This week brings more collaborations to the country world, as Tyler Hubbard reveals a demo collab with Keith Urban. Meanwhile, Ella Langley teams with Koe Wetzel. Also, talented newcomers showcase new music, including Aaron Vance, Catie Offerman and Meg McRee.
Tyler Hubbard feat. Keith Urban, “Dancin’ in the Country” (Demo)
Hubbard has earned a top 15 Hot Country Songs hit with “Dancing in the Country,” and now he’s offering fans an inside look at how the song was made, via the song’s demo recording, featuring Hubbard and co-writers Keith Urban, Ross Copperman and Jon Nite. Recorded in October 2021, the demo features Urban on guitar, bass, ganjo and harmony vocals, while also taking the lead on the bridge, with Copperman on keyboards and programming. The collaboration between Urban and Hubbard highlights the song’s raw verve and intensity, even sans the added layers of production.
Megan Moroney, “Girl in the Mirror”
As Moroney gears up for her May 5 album Lucky, Moroney examines love in light of low self-esteem in this track about a toxic relationship. “He puts her down/ She put him pedestal high,” she sings, ultimately counseling listeners that “you can’t love the boy more than you love the girl in the mirror.” Moroney wrote the track with Jessie Jo Dillon and Matt Jenkins, reprising the kind of lilting melody and straight-shooting, confessional lyrics that made a hit of “Tennessee Orange.” Combined with Moroney’s desolate, gritty vocal delivery, it makes for a winning shot.
William Beckmann, “It’s Still January”
His ex-lover has been out of his life for about six months, but for him, time’s pace is glacial and he’s still centered in the hurt and pain of her leaving. A waft of her scent on an old still leads to a breakdown. Lyrically, “It’s Still January” feels akin to the next chapter in Beckmann’s 2021 breakthrough “Bourbon Whiskey,” as the protagonist’s arrogance of preferring whiskey over his lover gives way to a stark realization and haunting loss. This tale of heartbreak is framed in traditional country-leaning song structures from writer Keith Gattis and producer Oran Thornton. “It’s Still January” follows Beckmann’s 2022 album Faded Memories.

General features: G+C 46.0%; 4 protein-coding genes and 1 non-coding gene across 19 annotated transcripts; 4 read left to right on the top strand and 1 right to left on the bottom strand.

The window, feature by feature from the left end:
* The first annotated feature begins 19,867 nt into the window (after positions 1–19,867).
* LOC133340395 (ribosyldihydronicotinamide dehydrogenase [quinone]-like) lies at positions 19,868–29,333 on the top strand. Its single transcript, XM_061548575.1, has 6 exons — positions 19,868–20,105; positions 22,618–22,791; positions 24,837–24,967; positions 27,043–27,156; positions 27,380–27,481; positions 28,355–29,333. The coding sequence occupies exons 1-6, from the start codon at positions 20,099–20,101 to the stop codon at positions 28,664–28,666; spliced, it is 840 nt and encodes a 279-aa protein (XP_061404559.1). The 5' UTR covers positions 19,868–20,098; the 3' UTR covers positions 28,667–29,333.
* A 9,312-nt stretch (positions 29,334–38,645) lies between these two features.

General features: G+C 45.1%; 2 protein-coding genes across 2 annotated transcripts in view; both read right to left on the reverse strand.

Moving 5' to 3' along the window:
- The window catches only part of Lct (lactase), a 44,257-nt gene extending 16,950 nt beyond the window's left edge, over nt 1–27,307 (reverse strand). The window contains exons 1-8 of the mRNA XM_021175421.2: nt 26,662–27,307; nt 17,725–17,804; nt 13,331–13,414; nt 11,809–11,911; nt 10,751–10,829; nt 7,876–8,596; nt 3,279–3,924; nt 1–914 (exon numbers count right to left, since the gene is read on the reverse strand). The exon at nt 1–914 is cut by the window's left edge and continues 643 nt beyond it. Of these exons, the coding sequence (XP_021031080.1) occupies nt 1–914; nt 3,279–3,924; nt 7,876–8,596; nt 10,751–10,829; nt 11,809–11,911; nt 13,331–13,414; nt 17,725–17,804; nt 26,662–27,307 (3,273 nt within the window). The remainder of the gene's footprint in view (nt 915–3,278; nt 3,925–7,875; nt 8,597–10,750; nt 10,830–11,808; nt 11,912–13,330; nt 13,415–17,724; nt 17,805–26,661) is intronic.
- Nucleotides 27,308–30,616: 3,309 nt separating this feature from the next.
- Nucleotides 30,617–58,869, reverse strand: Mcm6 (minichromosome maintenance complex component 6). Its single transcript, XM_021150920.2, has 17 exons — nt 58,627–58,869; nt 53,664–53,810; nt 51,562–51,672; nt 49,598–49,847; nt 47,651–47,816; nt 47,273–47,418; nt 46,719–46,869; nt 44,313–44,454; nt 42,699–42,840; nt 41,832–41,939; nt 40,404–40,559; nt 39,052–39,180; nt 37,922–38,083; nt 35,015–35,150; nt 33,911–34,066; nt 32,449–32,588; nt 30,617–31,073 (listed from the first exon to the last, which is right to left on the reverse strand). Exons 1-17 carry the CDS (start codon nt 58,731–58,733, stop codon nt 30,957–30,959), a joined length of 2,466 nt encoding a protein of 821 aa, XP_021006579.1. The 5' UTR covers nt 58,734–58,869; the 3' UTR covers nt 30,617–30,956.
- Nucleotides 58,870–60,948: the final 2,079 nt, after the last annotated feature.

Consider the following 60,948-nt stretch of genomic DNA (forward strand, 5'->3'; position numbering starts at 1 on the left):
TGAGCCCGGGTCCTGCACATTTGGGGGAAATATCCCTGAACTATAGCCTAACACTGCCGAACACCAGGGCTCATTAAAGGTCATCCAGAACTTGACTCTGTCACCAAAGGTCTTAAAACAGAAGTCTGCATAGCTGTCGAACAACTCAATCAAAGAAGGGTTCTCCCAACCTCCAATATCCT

Ella Langley with Koe Wetzel, “That’s Why We Fight”
Langley and Wetzel make for an angst-fueled, sultry combo in this track, which depicts a couple that seems woefully mismatched in every way — but as they put it, “Baby, we do one thing right/ That’s why we fight.” Together, they pulverize their way through each biting lyric, mirroring the couple’s turbulent method of “smashing every bottle we keep bottled up inside.” This acerbic tale marks a sweet victory and is included on Langley’s upcoming EP Excuse the Mess.
Catie Offerman, “I Just Killed a Man”
Texas native Offerman makes it clear her ex-lover isn’t the only one doing emotional penance, with these deftly-penned lyrics that liken breaking a lover’s heart to snuffing out their essence. She also knows word will get around in the small town, regardless of whether the relationship was flawed to begin with. The understated production highlights the undercurrent of resignation and loneliness in Offerman’s bruised vocals. Offerman wrote the song with Ryan Beaver, Joe Clemmons, Jessie Jo Dillon and Benjy Davis. The single will be included on Offerman’s debut album.
Aaron Vance, “Just to Get By”
Mississippi native Vance’s previous release “Cabin Fever” (the title track to his solid 2021 album) began with the lyric “Sittin’ at home/ Tryin’ not to stay stoned.” On “Just to Get By,” appropriately released on 4/20, Vance surveys an array of society’s coping mechanisms — some resort to violence, others opt for golf. Vance sings of leaning toward something more low-key: drinks, smokes or “one of those funny little green gummies,” when he needs to shake off the struggles of the world. Written by Vance with Rich Karg, “Just to Get By” encompasses a laid-back melody and sparse accompaniment that highlight his at-times gritty vocal and his smooth falsetto moments.
Meg McRee, “Mary Jane and Chardonnay”
Singer-songwriter McRee offered up another 4/20-appropriate ode with this track from her recent album, Is It Just Me?. As she’s running down her dreams, she finds a way to unwind with “paper and leaves” and “a bottle of grapes from overseas.” This dreamy, hazy track encompasses shades of Sheryl Crow alongside a Southern-rock flavored rhythm, anchored by insightful lyricism from McRee, Andrew Petroff, and Aaron Ratiere. McRee signed with Hillary Lindsey’s Hang Your Hat venture with Concord Music Publishing, and has recently opened shows for Lainey Wilson and Morgan Wade.